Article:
The term "subnet" in AD DS does not have the strict networking definition of the set of all addresses behind a single router. The only requirement for an AD DS subnet is that the address prefix conforms to the IP version 4 (IPv4) or IP version 6 (IPv6) format.

When you add the Active Directory Domain Services server role to create the first domain controller in a forest, a default site (Default-First-Site-Name) is created in AD DS. As long as this site is the only site in the directory, all domain controllers that you add to the forest are assigned to this site. However, if your forest will have multiple sites, you must create subnets that assign IP addresses to Default-First-Site-Name as well as to all additional sites.

Assigning computers to sites

Server objects are created in AD DS by applications or services, and they are placed into a site based on their IP address. When you add the Active Directory Domain Services server role to a server, a server object is created in the AD DS site that contains the subnet to which the server's IP address maps. If the domain controller's IP address does not map to any site in the forest, the domain controller's server object is created in the site of the domain controller that provides the replication source for AD DS.


Server objects are not created in Default-First-Site-Name by default unless there are no other sites in the forest.

For a client, site assignment is determined dynamically by its IP address and subnet mask during logon.

Locating domain controllers by site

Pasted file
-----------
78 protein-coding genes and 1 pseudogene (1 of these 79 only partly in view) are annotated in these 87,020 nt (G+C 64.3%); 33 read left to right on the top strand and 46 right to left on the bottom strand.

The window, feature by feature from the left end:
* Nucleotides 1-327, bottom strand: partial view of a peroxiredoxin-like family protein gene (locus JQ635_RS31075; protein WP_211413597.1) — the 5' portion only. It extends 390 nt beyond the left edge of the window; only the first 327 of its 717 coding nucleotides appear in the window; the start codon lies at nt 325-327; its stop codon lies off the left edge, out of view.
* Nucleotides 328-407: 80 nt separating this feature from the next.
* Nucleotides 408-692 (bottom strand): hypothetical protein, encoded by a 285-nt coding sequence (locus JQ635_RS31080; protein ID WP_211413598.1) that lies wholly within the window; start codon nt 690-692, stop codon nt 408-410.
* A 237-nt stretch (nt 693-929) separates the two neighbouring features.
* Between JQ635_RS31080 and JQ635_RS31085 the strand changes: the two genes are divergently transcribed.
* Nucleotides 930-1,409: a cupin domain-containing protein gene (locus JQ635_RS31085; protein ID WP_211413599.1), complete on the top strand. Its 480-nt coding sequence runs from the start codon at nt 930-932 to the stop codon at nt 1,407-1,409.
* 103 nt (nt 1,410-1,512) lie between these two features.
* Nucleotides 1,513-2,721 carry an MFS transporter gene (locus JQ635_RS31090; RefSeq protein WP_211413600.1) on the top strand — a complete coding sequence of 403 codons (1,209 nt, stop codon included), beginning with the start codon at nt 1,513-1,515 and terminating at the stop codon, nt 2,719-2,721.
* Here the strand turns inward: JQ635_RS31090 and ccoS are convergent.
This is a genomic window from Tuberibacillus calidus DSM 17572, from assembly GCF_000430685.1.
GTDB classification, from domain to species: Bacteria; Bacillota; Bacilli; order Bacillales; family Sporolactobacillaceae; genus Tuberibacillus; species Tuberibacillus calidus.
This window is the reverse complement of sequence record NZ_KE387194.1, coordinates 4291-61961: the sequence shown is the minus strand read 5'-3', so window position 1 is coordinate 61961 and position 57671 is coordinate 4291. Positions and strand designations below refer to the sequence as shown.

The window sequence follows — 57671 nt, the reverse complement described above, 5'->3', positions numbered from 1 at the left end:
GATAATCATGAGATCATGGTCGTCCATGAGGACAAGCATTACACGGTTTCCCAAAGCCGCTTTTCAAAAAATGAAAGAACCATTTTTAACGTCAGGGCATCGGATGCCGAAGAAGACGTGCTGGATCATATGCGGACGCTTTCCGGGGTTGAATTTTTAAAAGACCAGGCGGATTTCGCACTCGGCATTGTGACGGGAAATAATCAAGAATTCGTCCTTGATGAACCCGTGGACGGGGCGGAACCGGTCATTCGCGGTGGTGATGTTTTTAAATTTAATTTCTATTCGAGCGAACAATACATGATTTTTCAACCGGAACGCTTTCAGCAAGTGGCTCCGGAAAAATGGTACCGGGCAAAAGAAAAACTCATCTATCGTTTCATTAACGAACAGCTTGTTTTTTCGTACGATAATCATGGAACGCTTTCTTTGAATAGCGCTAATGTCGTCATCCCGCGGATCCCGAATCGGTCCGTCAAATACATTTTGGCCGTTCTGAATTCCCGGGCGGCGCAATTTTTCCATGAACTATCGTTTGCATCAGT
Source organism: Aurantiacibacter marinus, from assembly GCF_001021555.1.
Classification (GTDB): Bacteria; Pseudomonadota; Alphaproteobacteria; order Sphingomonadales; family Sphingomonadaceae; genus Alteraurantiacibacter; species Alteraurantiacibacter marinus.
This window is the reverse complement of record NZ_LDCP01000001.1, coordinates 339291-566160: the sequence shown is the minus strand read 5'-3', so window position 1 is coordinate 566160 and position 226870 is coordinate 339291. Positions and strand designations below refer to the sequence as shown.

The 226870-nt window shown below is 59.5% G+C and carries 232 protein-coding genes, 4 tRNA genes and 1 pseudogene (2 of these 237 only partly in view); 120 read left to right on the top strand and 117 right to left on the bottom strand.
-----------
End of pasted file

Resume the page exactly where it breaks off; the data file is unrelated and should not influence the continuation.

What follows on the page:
Domain controllers register service (SRV) resource records in Domain Name System (DNS) that identify their site names. Domain controllers also register host (A) resource records in DNS that identify their IP addresses. When a client requests a domain controller, it provides its site name to DNS. DNS uses the site name to locate a domain controller in that site (or in the next closest site to the client). DNS then provides the IP address of the domain controller to the client for the purpose of connecting to the domain controller. For this reason, it is important to ensure that the IP address that you assign to a domain controller maps to a subnet that is associated with the site of the respective server object. Otherwise, when a client requests a domain controller, the IP address that is returned might be the IP address of a domain controller in a distant site. When a client connects to a distant site, the result can be slow performance and unnecessary traffic on expensive WAN links.

Connecting sites with site links

Networks usually consist of a set of local area networks (LANs) that are connected by WANs. In AD DS, site link objects represent the WAN connections between sites. Whereas replication within a site is triggered automatically when a directory update occurs, replication between sites (over slower, more expensive WAN links) is scheduled to occur every 3 hours. You can change the default schedule to occur during the periods that you specify, and at the intervals that you specify, so that you can control WAN link traffic.

Additional references